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obvious destination for an Excel spreadsheet would be as a Microsoft Word table or an Access database. One of the ways to transfer data from a spreadsheet to another application would be to use a delimited text format. If I select the File > Save As here in Microsoft Excel, you'll see that I have an option for, in my Save as type dialog Tab Delimited Text, Comma Delimited Text. This is exactly the process that went I through to create the Quarterly_Sales.csv.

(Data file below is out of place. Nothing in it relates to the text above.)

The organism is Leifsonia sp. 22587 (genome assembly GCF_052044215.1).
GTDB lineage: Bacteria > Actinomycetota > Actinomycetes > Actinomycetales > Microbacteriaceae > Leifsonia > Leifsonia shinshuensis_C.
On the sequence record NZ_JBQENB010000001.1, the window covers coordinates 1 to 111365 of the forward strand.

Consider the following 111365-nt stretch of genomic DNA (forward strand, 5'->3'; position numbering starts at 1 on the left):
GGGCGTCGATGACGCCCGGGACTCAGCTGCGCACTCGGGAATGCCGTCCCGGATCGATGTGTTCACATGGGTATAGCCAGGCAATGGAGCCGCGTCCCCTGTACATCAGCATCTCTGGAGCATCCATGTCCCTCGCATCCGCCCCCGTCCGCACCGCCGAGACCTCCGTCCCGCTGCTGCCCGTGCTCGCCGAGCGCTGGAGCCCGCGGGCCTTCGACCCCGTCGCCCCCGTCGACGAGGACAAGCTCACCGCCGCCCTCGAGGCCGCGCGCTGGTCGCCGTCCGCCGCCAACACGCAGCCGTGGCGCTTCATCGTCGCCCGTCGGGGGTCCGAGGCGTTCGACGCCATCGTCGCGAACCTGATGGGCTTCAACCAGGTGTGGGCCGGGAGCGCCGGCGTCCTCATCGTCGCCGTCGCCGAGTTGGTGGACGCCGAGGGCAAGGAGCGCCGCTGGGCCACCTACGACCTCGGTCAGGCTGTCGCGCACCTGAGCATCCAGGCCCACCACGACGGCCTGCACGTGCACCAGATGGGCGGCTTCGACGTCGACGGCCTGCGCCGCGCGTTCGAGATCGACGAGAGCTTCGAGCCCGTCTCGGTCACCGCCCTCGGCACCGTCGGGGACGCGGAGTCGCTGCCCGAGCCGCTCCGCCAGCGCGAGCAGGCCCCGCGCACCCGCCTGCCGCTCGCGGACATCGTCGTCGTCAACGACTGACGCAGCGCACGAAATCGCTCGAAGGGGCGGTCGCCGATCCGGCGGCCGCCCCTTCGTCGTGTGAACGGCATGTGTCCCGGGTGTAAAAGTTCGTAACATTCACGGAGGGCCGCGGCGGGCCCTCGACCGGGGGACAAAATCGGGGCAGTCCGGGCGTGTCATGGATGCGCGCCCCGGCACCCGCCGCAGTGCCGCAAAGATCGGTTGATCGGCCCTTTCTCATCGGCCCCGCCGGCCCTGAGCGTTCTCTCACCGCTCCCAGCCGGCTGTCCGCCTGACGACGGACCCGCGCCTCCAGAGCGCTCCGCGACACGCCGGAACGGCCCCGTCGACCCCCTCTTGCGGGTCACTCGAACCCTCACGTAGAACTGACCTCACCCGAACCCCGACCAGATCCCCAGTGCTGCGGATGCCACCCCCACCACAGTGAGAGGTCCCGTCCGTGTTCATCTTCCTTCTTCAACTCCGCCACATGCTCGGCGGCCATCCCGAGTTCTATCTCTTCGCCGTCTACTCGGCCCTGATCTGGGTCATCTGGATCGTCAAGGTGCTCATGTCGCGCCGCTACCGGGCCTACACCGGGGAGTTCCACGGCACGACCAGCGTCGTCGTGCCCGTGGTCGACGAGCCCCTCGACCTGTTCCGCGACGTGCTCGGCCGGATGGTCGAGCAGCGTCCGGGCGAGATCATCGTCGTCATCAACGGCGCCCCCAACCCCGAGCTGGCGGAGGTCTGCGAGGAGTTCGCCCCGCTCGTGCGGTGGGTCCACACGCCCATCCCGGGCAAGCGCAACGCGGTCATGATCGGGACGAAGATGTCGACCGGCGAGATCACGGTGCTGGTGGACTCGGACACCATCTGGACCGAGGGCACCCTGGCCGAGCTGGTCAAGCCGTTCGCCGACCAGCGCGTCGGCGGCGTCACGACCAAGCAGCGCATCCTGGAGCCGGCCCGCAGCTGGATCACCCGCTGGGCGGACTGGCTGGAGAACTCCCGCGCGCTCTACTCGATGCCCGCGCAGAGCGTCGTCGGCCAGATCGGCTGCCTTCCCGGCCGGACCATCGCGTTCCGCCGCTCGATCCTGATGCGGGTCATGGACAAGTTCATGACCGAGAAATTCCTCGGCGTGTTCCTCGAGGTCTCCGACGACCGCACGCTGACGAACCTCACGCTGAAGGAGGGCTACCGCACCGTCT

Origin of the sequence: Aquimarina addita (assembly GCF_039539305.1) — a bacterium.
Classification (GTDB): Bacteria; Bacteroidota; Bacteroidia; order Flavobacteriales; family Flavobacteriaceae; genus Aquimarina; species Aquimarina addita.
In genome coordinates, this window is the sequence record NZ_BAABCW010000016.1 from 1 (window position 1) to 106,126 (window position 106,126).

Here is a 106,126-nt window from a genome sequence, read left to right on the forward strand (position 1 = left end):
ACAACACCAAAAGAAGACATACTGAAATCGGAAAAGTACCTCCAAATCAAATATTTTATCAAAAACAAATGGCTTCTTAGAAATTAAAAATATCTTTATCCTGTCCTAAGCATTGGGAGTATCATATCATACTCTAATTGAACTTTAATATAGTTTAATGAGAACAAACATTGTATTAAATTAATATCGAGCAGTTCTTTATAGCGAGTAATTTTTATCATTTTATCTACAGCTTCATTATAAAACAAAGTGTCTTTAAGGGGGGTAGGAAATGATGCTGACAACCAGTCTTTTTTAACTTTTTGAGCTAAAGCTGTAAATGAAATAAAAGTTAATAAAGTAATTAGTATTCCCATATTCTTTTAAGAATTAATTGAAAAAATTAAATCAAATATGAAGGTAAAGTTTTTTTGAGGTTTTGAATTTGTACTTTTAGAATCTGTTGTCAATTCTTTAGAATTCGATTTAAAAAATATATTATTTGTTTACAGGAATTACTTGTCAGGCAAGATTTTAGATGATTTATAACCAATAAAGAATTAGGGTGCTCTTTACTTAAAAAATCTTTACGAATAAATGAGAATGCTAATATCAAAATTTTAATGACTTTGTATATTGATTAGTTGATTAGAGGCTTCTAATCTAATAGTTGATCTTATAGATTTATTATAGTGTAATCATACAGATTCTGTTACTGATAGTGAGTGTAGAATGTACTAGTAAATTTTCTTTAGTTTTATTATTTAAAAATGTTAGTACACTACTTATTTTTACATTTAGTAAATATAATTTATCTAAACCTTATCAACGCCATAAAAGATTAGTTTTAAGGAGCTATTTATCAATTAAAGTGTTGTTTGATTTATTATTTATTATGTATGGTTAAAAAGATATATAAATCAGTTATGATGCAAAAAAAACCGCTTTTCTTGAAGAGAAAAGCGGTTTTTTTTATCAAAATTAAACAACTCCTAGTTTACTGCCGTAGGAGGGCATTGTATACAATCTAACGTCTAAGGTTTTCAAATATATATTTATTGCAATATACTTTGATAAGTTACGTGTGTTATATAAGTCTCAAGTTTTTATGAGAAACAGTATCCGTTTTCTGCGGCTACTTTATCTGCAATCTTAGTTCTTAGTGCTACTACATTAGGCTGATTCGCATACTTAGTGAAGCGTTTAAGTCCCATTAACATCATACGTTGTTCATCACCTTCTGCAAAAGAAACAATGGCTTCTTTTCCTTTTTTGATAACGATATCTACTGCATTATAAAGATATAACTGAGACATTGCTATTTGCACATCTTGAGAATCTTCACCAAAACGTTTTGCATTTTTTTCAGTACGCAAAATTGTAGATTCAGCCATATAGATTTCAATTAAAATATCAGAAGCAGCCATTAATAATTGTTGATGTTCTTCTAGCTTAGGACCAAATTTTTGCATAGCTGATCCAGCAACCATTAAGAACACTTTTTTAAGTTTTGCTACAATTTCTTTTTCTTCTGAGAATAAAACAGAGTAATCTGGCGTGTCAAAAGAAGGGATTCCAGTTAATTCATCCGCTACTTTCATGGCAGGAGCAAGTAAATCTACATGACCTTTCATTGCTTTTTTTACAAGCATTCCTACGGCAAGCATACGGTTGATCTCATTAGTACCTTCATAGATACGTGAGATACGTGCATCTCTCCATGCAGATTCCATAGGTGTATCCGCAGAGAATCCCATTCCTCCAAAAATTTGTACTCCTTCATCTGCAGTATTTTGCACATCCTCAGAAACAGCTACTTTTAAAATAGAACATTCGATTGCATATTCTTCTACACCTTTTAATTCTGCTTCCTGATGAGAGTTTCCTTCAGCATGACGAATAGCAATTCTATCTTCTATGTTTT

Quarterly_Sales.csv is this file delimited by commas. So I'll use that file to import into other programs in a moment. Let's cancel this dialog box. An obvious and the most intuitive way to move information from Excel to Word would be to select the data that you want to move, copy it, and then in Word Paste. Automatically, again because the tight integration in the Suite, it knows how to create a Word table from the Excel spreadsheet. If I can undo that paste, and this time I'm going to open up the file that we have here in your Student Folders, Chapter 12, and I'll need to look at all files. There we are. This csv file, I'll open that up and you can see that it opens up just like it did in Notepad. Commas are intact, all the data is smashed together. If you select this range, go up to Table and Convert - Text to Table, one of the options that we have here is text separated with commas. So it's already prepared to take delimited text and create a proper Word table. Say OK. And now you can see the table inside of Microsoft Word is almost identical to that in Excel. Using delimited data is one of the most powerful ways to move it into an Access database as well. Access can accept and create delimited files for use within other programs.
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